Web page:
old womans is having wearable device smart watch in care home retirement house.

Caregivers’ attitudes toward fall alert devices

Study shows caregivers of those who used fall alert devices were much younger, less likely to be paid and providing fewer hours of care than those who did not use them
March 9, 2021

The falls alert device commercial used to be a mainstay in television marketing, with many people able to recite the iconic line about falling and not being able to get up. However, falls alert technology has progressed and now includes several types of wearable electronic devices powered by microprocessors that can be worn as accessories or embedded in clothing that send and receive data via cellular or internet networks. This technology can be lifesaving for care recipients and their caregivers, and the medical alert systems market is expected to be worth $9.6 billion by 2025.

Researchers from the Texas A&M Health Center for Population Health and Aging are taking a look at caregivers’ attitudes toward technology and use of fall alert wearables. In a study recently published in JMIR Aging, Marcia G. Ory, MPH, PhD, Matthew Lee Smith, MPH, PhD, and Shinduk Lee, DrPH, joined center Senior Fellows Deborah Vollmer Dahlke, MPA, DrPH, and Stephen Popovich to better understand the associations between care recipients’ use of fall alert wearable technologies and caregivers’ attitudes toward the technology.

The team used an online survey collected from 626 paid and unpaid caregivers that was targeted to resemble the U.S. population. Caregivers were older than 18 years, either paid or unpaid, and provided at least eight hours of care for at least one person older than 50 years living in a home environment.

The survey asked participants how they perceived the usefulness of technology in caregiving based on six items that included how the technology reduced caregiving burden, enabled the care recipient to live more independently, and improved communication with the care recipient’s health care team. Additionally, the study asked participants their attitudes and perceived value of specific caregiving technology including wearables, cameras and alerts that allowed easy communication, emergency calls, health conditions tracking, falls alerts, location notifications and fall risk alerts.

The average caregiver was 58 years old with the majority non-Hispanic white females from urban areas with some college or higher education. Care recipients were, on average, 74 years old and approximately 23 percent were diagnosed with dementia. In addition, a little more than half the participants had a household income of less than $50,000 in 2018 and reported some level of financial stress.

In regard to falls alert wearables, less than 28 percent of care recipients used a falls alert device. The researchers found that caregivers had significantly greater perceived usefulness, value and interest in wearables if their care recipients were already using them. The caregivers of those who used these devices were also significantly younger, less likely to be paid, and providing fewer hours of care than the caregivers of those who did not use these devices. Care recipients were also less likely to be older and less likely to have dementia than those who did not use falls alert wearables.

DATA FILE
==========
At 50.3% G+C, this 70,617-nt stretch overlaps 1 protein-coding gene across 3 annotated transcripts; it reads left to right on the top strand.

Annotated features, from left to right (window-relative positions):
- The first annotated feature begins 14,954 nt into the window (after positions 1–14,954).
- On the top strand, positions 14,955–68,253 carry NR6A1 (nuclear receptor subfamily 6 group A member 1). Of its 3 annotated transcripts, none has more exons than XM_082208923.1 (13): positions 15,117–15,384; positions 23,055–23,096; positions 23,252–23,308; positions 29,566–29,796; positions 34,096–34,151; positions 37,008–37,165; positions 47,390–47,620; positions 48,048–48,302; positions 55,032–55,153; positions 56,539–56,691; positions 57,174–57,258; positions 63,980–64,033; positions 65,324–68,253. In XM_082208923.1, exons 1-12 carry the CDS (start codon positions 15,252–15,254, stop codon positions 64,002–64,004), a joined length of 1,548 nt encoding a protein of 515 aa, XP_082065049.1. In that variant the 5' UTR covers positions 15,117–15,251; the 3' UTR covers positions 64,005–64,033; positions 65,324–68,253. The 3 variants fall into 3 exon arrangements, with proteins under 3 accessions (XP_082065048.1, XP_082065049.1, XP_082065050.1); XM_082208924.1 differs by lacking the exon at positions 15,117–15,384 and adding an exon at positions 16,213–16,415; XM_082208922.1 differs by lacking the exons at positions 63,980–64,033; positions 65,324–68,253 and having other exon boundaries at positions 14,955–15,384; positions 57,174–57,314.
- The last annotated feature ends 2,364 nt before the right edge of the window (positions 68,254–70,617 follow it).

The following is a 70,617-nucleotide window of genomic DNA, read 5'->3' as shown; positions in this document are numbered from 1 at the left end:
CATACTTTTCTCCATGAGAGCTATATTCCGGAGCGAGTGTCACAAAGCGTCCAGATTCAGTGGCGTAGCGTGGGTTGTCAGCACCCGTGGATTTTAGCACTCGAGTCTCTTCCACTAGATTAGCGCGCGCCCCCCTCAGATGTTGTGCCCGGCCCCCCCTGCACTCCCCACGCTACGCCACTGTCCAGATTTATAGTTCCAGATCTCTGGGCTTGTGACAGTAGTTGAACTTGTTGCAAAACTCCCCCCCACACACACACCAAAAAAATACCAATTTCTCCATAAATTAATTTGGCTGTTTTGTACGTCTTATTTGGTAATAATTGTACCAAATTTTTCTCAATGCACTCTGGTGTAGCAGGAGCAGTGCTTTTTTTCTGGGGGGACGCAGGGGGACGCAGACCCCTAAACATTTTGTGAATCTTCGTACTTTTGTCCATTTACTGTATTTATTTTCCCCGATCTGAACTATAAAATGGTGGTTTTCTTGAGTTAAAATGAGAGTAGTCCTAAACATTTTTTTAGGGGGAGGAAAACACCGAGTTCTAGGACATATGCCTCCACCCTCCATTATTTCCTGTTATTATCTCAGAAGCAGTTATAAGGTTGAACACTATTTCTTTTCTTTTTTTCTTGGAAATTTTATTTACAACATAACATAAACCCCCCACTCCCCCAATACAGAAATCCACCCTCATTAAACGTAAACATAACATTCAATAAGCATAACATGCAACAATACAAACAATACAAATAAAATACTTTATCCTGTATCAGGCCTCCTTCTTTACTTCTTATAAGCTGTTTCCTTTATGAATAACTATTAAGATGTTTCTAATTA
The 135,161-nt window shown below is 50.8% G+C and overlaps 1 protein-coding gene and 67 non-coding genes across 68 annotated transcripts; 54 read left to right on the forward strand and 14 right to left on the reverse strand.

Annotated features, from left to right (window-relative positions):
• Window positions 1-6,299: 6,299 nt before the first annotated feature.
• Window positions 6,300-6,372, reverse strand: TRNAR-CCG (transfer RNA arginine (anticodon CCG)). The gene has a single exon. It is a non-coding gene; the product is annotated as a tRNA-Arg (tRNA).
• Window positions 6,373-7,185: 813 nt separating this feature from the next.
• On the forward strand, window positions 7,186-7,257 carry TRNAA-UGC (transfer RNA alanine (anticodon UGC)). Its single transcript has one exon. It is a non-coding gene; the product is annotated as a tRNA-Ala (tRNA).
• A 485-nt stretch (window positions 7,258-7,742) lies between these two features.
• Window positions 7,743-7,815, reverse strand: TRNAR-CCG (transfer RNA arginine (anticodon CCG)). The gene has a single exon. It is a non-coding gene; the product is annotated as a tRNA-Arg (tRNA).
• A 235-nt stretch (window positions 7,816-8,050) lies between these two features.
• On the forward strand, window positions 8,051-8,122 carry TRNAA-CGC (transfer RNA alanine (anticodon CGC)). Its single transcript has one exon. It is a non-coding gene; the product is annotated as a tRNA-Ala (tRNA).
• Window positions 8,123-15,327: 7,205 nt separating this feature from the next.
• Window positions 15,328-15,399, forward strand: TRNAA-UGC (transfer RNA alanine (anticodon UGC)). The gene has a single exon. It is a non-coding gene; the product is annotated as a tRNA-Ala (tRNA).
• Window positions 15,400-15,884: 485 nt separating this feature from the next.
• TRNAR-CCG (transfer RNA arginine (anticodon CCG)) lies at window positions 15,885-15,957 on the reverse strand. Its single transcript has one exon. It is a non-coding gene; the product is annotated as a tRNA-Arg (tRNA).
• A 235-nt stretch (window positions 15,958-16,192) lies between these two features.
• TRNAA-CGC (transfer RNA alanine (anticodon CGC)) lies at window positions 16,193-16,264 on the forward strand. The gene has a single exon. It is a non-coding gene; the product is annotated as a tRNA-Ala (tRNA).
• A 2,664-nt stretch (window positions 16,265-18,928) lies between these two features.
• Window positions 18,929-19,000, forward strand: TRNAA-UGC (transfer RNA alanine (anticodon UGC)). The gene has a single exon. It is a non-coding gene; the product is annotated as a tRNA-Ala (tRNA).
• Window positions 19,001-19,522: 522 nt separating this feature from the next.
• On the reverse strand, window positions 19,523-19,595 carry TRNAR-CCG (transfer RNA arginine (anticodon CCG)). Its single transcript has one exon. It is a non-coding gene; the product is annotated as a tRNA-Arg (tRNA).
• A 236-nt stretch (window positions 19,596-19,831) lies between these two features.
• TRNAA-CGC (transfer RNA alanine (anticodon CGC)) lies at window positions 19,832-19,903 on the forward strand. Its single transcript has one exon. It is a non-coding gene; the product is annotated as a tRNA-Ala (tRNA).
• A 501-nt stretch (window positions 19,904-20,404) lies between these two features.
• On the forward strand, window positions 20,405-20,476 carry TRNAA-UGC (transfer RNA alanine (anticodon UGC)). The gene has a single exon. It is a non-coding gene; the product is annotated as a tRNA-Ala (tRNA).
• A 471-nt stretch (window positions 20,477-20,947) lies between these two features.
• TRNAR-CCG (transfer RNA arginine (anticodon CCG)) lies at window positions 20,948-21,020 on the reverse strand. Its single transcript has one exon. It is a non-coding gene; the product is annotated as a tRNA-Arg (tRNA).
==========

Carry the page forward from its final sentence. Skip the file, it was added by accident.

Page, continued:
The lead author, Vollmer Dahlke, emphasizes the importance of framing this research around theories of technology use and adoption to advance knowledge in the field. “Our model demonstrated that both high perceived usefulness and value of technology for caregiving was associated with greater interest in technologies for caregiving, and that greater interest in technology for caregiving was predictive of greater use of falls alert wearables among care recipients,” she said.

Lee, a postdoctoral research associate for the center, added, “While not expected, our results demonstrated different rates of using fall alert wearables among care recipients of paid and unpaid caregivers. This may be associated with differential health status of the care recipients and differential involvement of paid and unpaid caregivers in decisions to use fall alert wearables.” Separate analyses performed among paid and unpaid caregivers showed that both paid and unpaid caregivers’ attitudes were positively associated with care recipients’ use of fall alert wearables.

Contrary to their original hypothesis, the team found that fewer caregiving hours were associated with the use of fall alert wearables by care recipients. This is perhaps due to the longer durations of time that the care recipient is left unsupervised by their caregiver.

The results of the survey aligned with those of recent studies showing that a greater likelihood of adoption and use of falls alert wearable technology was more likely among care recipients with dementia, who are at high risk for falls due to their cognitive and physical capacities.

As a result of the study, the team recommends future studies that include more information on the types of technology and how they are being used. “Future research using in-depth interviews with caregivers to explore the nuances of technology adoption would be instructive for understanding more about the context driving our quantitative research findings,” Ory said. “Despite these limitations, we believe our data and analyses provide important new information on how caregivers’ attitudes and values about technology influence adoption about the use of fall alert wearables for the protection and safety of their care recipients.”

 

— Lauren Rouse

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